What Should be in my Vehicle’s Emergency Kit?

The roads can be unpredictable, especially in rough weather. Don’t wait until you run out of gas, have an accident, or get stuck in the snow or mud to start thinking about a vehicle emergency kit. Get prepared today by gathering the following items. Future you will be glad you did!

Icy offroad vehicle standing on snowy forest road, rear view, emergency kit

The Emergency Kit Necessities

Not everyone has a ton of space in their vehicle. Below are some items that really need to make their way into the trunk or backseat:emergency kit checklist

  • First Aid Kit
    • Band-Aids (various sizes)
    • Antibacterial ointment
    • Gauze pads (various sizes)
    • Pain-relief medication (Ibuprofen for example)
    • Check the Red Cross first aid recommendations for more…
  • Jumper Cables/Battery Charger
  • Multipurpose Tool
  • Flashlight
  • Spare Cell Phone Charger
  • Ice Scraper (If you live in an area with a risk of snow/ice)

Optional Items

A couple are stranded at side of highway with a car breakdown in winter.

If you can spare some more space in your vehicle, there are more items that can really help in certain emergency situations. These suggestions come from DMV.ORG and Ready.gov if you would like to see their full lists.

  • Clear Tote – This keeps your items all in one place and you can quickly see if some items need to be replaced or refilled.
  • Empty Gas Container – Never drive around with a container filled with gas, but you will be happy to have this container if you should ever run out of gas.
  • Tow Straps or Tow Rope – It should be strong enough to tow 6,000lbs.
  • Rain Ponchos – Simple ponchos are perfect. If you have children, have some kids ponchos too.
  • Spare Cash – If power is down, you will not be able to use your bank card to get cash when you need it. Always have a bit of money in a plastic baggie for gas and necessities.
  • Road Flares – These can be used for light, to flag down help, and for starting a fire if you need.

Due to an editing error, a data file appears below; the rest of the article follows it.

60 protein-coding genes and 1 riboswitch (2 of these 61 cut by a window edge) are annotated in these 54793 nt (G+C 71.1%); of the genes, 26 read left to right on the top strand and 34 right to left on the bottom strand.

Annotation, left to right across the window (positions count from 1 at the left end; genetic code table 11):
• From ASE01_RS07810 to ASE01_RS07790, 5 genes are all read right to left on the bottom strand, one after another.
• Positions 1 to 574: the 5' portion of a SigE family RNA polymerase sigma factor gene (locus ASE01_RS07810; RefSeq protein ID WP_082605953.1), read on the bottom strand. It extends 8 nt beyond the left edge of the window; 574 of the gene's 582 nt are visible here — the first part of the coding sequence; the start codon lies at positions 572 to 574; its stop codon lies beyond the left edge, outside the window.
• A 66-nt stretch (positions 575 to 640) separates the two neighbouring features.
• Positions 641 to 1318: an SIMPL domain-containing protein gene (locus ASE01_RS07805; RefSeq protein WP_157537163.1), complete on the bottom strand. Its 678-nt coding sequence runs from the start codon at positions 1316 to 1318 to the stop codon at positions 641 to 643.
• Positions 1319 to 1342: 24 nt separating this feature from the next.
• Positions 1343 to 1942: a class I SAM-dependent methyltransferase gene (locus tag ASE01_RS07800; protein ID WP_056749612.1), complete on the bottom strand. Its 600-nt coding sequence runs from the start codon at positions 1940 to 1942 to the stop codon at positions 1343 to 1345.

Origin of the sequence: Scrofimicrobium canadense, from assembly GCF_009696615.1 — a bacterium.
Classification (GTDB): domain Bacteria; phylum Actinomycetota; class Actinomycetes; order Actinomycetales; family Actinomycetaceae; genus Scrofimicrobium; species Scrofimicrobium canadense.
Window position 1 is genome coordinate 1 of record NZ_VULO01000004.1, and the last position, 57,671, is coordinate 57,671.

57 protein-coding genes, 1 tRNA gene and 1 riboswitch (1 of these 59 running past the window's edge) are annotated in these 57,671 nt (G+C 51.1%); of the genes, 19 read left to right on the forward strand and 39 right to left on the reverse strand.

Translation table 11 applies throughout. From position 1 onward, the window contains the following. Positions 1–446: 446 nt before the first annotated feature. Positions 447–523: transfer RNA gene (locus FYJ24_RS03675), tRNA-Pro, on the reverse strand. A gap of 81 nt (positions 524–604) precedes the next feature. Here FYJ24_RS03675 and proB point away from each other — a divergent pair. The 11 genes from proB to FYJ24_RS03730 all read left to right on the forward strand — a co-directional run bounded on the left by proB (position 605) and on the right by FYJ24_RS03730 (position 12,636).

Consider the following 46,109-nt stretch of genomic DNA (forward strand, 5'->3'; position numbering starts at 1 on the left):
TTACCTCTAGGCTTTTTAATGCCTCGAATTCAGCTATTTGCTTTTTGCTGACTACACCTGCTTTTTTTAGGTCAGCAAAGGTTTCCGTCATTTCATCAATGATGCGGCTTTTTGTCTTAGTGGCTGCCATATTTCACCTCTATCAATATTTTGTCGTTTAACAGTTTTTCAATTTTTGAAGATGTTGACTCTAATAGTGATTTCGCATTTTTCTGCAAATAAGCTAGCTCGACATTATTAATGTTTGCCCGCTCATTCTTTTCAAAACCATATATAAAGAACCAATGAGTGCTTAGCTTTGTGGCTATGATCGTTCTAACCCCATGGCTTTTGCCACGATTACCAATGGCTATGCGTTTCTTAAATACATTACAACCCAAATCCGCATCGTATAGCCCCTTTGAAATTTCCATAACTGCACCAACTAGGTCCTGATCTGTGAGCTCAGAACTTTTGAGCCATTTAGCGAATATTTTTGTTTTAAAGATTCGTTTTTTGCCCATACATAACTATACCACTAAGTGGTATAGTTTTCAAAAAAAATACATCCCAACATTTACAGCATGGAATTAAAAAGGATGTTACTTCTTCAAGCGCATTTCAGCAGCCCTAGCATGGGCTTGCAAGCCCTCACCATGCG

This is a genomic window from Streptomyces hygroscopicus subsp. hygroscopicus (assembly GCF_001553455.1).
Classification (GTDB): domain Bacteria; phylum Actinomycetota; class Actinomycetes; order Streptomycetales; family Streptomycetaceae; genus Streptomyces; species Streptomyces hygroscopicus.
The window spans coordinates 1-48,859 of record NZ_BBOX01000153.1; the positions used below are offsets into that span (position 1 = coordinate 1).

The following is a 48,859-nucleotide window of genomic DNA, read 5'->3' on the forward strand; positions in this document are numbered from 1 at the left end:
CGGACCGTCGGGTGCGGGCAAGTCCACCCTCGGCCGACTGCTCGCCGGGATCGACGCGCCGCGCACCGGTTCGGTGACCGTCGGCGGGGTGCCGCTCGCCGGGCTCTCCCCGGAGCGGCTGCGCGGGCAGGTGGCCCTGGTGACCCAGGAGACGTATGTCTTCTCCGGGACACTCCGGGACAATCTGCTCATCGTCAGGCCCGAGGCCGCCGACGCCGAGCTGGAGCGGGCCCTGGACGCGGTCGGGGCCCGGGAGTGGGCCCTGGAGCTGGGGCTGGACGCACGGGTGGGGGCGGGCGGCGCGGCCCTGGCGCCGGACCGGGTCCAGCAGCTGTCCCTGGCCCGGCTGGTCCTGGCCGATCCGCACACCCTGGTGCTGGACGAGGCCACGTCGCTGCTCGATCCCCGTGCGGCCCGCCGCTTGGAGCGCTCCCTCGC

• Nonperishable Food – Protein bars, dried fruit, and mixed nuts work great!
  • Rags – These are very useful when wiping down messes while fixing up your vehicle.
  • Gloves – Work gloves or winter gloves depending on the climate in your area.
  • All-Weather Blanket – Be prepared for any temperature. Carry multiple in case you have other passengers.
  • Cat Litter – Use cat litter for extra traction when you’re stuck in snow or mud.
  • Pet Supplies – If your dog or cat travels with you everywhere, you should also be prepared for them to be stuck with you. Keep a bit of pet food, a reflective leash, and a bowl for water.

Vehicle Safety Tipsoil and fluids in vehicle emergency prepare kit

You can’t always be prepared for every situation. However, there are some steps you can take to be more prepared. Follow the checklist below to make sure your vehicle is ready for a long trip:

  1. Fill Your Gas Tank: A full gas tank won’t leave you stranded, and it will also keep your fuel from freezing.
  2. Check Tire Pressure: You vehicle’s manual should state what your tire pressure should be. The number is usually between 30 and 35 PSI. Use a pressure gauge before each trip.
  3. Check Your Fluids: Antifreeze levels, oil, windshield wiper fluid, brake fluid, and power steering.
  4. Check Your Lights: Headlights, brake lights, turn signals, and license plate light.
  5. Spare Tire: Make sure you have a spare tire and it is inflated. Don’t forget the jack!
  6. Check Under the Vehicle: This is to make sure your fluids aren’t leaking. If you notice any fluids where you were last parked, get your vehicle serviced.
  7. Replace Items in Emergency Kit: If you’ve used up any items in your emergency kit, make sure to replace them before leaving.

Drive Safe!

I hope you will never have to use your vehicle’s emergency kit, but if you do, these tips will surely help.

What are some items you have in your emergency kit? Let me know in the comment section below!